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Green tea consumption is inversely associated with the incidence of influenza infection among schoolchildren in a tea plantation area of Japan.
J Nutr. 2011 Oct; 141(10):1862-70.JN

Abstract

Green tea is known to contain antiviral components that prevent influenza infection. A limited number of adult clinical studies have been undertaken, but there is a paucity of clinical evidence concerning children. We conducted an observational study to determine the association between green tea consumption and the incidence of influenza infection among schoolchildren. Anonymous questionnaire surveys were undertaken twice during the influenza season from November 2008 to February 2009 (endemic seasonal type A influenza infection); each survey was conducted for 2663 pupils across all elementary schools in Kikugawa City (a tea plantation area), Japan. Each questionnaire was completed and submitted by 2050 pupils (response rate, 77.0%; age range, 6-13 y). The adjusted OR associated with the consumption of green tea for ≥6 d/wk compared with <3 d/wk was 0.60 [(95% CI = 0.39-0.92); P = 0.02] in cases of influenza confirmed by the antigen test. Meanwhile, the adjusted OR inversely associated with the consumption of 1 cup/d to <3 cups/d (1 cup = 200 mL) and 3-5 cups/d compared with <1 cup/d were 0.62 [(95% CI = 0.41-0.95); P = 0.03] and 0.54 [(95% CI = 0.30-0.94); P = 0.03], respectively. However, there was no significant association with the consumption of >5 cups/d. Our findings thus suggest that the consumption of 1-5 cups/d of green tea may prevent influenza infection in children.

Authors+Show Affiliations

Department of Drug Evaluation and Informatics, School of Pharmaceutical Sciences, University of Shizuoka, Shizuoka, Japan.No affiliation info availableNo affiliation info availableNo affiliation info availableNo affiliation info availableNo affiliation info availableNo affiliation info availableNo affiliation info available

Pub Type(s)

Comparative Study
Journal Article
Research Support, Non-U.S. Gov't

Language

eng

PubMed ID

21832025

Citation

Park, Mijong, et al. "Green Tea Consumption Is Inversely Associated With the Incidence of Influenza Infection Among Schoolchildren in a Tea Plantation Area of Japan." The Journal of Nutrition, vol. 141, no. 10, 2011, pp. 1862-70.
Park M, Yamada H, Matsushita K, et al. Green tea consumption is inversely associated with the incidence of influenza infection among schoolchildren in a tea plantation area of Japan. J Nutr. 2011;141(10):1862-70.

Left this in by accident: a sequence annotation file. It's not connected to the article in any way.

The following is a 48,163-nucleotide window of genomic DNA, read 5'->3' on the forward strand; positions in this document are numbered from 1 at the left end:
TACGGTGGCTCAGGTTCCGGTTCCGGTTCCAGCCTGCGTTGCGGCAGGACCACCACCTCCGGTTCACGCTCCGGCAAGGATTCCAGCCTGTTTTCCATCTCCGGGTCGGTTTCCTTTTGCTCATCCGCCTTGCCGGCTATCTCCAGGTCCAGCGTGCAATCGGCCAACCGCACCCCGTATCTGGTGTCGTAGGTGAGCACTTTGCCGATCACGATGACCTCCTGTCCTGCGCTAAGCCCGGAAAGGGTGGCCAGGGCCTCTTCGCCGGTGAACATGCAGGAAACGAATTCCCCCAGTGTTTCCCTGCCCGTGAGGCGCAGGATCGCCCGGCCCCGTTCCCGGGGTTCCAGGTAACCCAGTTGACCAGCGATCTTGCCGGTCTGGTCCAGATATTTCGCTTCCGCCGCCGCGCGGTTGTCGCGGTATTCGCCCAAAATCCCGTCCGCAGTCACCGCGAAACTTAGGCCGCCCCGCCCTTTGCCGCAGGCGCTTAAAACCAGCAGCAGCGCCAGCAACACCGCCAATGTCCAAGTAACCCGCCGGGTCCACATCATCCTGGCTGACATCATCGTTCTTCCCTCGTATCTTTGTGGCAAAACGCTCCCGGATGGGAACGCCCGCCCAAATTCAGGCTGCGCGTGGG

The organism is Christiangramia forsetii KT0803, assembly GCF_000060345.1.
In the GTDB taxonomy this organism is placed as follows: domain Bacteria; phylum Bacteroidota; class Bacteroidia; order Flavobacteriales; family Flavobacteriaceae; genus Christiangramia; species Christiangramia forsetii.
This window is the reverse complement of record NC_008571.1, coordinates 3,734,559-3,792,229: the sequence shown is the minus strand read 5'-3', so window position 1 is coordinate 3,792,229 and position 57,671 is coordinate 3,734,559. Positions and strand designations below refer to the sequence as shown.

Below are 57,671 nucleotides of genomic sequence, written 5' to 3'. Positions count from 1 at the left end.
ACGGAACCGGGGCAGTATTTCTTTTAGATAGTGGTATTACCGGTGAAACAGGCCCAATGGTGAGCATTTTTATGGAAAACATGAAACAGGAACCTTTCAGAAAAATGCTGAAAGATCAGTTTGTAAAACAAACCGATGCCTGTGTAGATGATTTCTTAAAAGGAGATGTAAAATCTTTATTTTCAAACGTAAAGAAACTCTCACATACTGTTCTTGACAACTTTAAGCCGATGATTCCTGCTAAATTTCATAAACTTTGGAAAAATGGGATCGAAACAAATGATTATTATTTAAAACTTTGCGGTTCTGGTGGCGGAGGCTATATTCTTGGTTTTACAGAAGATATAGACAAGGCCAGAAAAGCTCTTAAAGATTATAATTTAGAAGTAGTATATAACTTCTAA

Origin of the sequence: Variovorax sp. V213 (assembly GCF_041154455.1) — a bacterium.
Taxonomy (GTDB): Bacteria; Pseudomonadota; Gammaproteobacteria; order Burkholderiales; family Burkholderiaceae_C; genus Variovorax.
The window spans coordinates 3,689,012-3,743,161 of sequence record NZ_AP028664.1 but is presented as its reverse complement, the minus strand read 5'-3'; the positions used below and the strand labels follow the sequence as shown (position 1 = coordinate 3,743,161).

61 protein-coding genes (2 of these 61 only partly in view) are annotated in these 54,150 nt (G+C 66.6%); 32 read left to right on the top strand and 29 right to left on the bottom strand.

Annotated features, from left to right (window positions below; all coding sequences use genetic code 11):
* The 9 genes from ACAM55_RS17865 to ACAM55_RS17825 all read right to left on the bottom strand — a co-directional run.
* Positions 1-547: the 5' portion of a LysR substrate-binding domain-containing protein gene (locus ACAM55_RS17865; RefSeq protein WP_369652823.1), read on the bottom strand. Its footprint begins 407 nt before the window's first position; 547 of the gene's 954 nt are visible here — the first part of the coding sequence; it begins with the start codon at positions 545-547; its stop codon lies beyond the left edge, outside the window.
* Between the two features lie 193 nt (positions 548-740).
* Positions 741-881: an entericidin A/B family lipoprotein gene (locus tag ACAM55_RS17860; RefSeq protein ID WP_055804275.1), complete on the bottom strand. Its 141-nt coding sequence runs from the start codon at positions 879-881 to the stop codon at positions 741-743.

Park, M., Yamada, H., Matsushita, K., Kaji, S., Goto, T., Okada, Y., Kosuge, K., & Kitagawa, T. (2011). Green tea consumption is inversely associated with the incidence of influenza infection among schoolchildren in a tea plantation area of Japan. The Journal of Nutrition, 141(10), 1862-70. https://doi.org/10.3945/jn.110.137547
Park M, et al. Green Tea Consumption Is Inversely Associated With the Incidence of Influenza Infection Among Schoolchildren in a Tea Plantation Area of Japan. J Nutr. 2011;141(10):1862-70. PubMed PMID: 21832025.
* Article titles in AMA citation format should be in sentence-case
TY - JOUR T1 - Green tea consumption is inversely associated with the incidence of influenza infection among schoolchildren in a tea plantation area of Japan. AU - Park,Mijong, AU - Yamada,Hiroshi, AU - Matsushita,Kumi, AU - Kaji,Shinya, AU - Goto,Takahiro, AU - Okada,Yuko, AU - Kosuge,Kazuhiro, AU - Kitagawa,Toshiro, Y1 - 2011/08/10/ PY - 2011/8/12/entrez PY - 2011/8/13/pubmed PY - 2011/12/13/medline SP - 1862 EP - 70 JF - The Journal of nutrition JO - J Nutr VL - 141 IS - 10 N2 - Green tea is known to contain antiviral components that prevent influenza infection. A limited number of adult clinical studies have been undertaken, but there is a paucity of clinical evidence concerning children. We conducted an observational study to determine the association between green tea consumption and the incidence of influenza infection among schoolchildren. Anonymous questionnaire surveys were undertaken twice during the influenza season from November 2008 to February 2009 (endemic seasonal type A influenza infection); each survey was conducted for 2663 pupils across all elementary schools in Kikugawa City (a tea plantation area), Japan. Each questionnaire was completed and submitted by 2050 pupils (response rate, 77.0%; age range, 6-13 y). The adjusted OR associated with the consumption of green tea for ≥6 d/wk compared with <3 d/wk was 0.60 [(95% CI = 0.39-0.92); P = 0.02] in cases of influenza confirmed by the antigen test. Meanwhile, the adjusted OR inversely associated with the consumption of 1 cup/d to <3 cups/d (1 cup = 200 mL) and 3-5 cups/d compared with <1 cup/d were 0.62 [(95% CI = 0.41-0.95); P = 0.03] and 0.54 [(95% CI = 0.30-0.94); P = 0.03], respectively. However, there was no significant association with the consumption of >5 cups/d. Our findings thus suggest that the consumption of 1-5 cups/d of green tea may prevent influenza infection in children. SN - 1541-6100 UR - https://www.unboundmedicine.com/medline/citation/21832025/full_citation L2 - https://academic.oup.com/jn/article-lookup/doi/10.3945/jn.110.137547 DB - PRIME DP - Unbound Medicine ER -